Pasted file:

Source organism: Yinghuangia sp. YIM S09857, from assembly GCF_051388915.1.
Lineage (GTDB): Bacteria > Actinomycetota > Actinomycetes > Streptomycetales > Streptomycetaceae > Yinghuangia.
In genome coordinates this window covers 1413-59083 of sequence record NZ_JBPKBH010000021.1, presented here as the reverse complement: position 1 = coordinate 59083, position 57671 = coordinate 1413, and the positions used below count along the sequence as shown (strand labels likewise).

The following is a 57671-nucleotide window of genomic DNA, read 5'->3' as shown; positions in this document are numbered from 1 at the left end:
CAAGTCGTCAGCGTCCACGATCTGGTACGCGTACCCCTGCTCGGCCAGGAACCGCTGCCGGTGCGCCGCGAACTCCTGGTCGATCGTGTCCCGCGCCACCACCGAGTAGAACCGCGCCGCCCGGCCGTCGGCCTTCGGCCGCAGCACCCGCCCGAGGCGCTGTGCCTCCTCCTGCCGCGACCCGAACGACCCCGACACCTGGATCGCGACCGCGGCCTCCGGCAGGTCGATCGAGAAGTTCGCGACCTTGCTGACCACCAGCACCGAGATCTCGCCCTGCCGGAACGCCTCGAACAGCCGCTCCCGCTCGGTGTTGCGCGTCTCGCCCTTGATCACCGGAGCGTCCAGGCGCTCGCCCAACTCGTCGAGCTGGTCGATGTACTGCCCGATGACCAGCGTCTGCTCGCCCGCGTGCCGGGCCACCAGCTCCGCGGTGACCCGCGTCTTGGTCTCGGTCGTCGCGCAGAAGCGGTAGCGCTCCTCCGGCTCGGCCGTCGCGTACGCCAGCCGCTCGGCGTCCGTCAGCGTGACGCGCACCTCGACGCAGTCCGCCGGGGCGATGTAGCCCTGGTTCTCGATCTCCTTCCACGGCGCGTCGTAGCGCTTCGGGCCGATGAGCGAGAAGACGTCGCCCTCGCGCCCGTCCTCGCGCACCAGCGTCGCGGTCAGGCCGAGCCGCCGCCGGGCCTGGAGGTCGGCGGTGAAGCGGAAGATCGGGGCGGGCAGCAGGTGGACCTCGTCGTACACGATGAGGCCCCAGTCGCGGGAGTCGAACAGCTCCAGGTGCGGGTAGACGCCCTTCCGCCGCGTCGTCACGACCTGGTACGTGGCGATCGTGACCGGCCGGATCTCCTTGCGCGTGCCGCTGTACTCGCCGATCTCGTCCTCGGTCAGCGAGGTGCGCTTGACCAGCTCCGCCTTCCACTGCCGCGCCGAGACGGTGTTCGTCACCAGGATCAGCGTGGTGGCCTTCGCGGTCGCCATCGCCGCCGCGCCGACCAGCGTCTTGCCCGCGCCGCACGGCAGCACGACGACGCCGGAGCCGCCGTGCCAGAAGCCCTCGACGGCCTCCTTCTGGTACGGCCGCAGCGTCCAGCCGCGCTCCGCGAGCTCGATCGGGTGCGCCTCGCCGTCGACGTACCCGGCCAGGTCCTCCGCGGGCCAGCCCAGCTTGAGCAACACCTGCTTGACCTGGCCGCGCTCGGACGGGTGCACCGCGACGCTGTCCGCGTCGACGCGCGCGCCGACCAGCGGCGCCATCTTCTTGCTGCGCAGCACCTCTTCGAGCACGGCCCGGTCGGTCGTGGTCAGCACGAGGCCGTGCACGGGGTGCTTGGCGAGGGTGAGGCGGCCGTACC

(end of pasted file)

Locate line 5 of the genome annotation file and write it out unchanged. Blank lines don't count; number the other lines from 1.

CAAGTCGTCAGCGTCCACGATCTGGTACGCGTACCCCTGCTCGGCCAGGAACCGCTGCCGGTGCGCCGCGAACTCCTGGTCGATCGTGTCCCGCGCCACCACCGAGTAGAACCGCGCCGCCCGGCCGTCGGCCTTCGGCCGCAGCACCCGCCCGAGGCGCTGTGCCTCCTCCTGCCGCGACCCGAACGACCCCGACACCTGGATCGCGACCGCGGCCTCCGGCAGGTCGATCGAGAAGTTCGCGACCTTGCTGACCACCAGCACCGAGATCTCGCCCTGCCGGAACGCCTCGAACAGCCGCTCCCGCTCGGTGTTGCGCGTCTCGCCCTTGATCACCGGAGCGTCCAGGCGCTCGCCCAACTCGTCGAGCTGGTCGATGTACTGCCCGATGACCAGCGTCTGCTCGCCCGCGTGCCGGGCCACCAGCTCCGCGGTGACCCGCGTCTTGGTCTCGGTCGTCGCGCAGAAGCGGTAGCGCTCCTCCGGCTCGGCCGTCGCGTACGCCAGCCGCTCGGCGTCCGTCAGCGTGACGCGCACCTCGACGCAGTCCGCCGGGGCGATGTAGCCCTGGTTCTCGATCTCCTTCCACGGCGCGTCGTAGCGCTTCGGGCCGATGAGCGAGAAGACGTCGCCCTCGCGCCCGTCCTCGCGCACCAGCGTCGCGGTCAGGCCGAGCCGCCGCCGGGCCTGGAGGTCGGCGGTGAAGCGGAAGATCGGGGCGGGCAGCAGGTGGACCTCGTCGTACACGATGAGGCCCCAGTCGCGGGAGTCGAACAGCTCCAGGTGCGGGTAGACGCCCTTCCGCCGCGTCGTCACGACCTGGTACGTGGCGATCGTGACCGGCCGGATCTCCTTGCGCGTGCCGCTGTACTCGCCGATCTCGTCCTCGGTCAGCGAGGTGCGCTTGACCAGCTCCGCCTTCCACTGCCGCGCCGAGACGGTGTTCGTCACCAGGATCAGCGTGGTGGCCTTCGCGGTCGCCATCGCCGCCGCGCCGACCAGCGTCTTGCCCGCGCCGCACGGCAGCACGACGACGCCGGAGCCGCCGTGCCAGAAGCCCTCGACGGCCTCCTTCTGGTACGGCCGCAGCGTCCAGCCGCGCTCCGCGAGCTCGATCGGGTGCGCCTCGCCGTCGACGTACCCGGCCAGGTCCTCCGCGGGCCAGCCCAGCTTGAGCAACACCTGCTTGACCTGGCCGCGCTCGGACGGGTGCACCGCGACGCTGTCCGCGTCGACGCGCGCGCCGACCAGCGGCGCCATCTTCTTGCTGCGCAGCACCTCTTCGAGCACGGCCCGGTCGGTCGTGGTCAGCACGAGGCCGTGCACGGGGTGCTTGGCGAGGGTGAGGCGGCCGTACC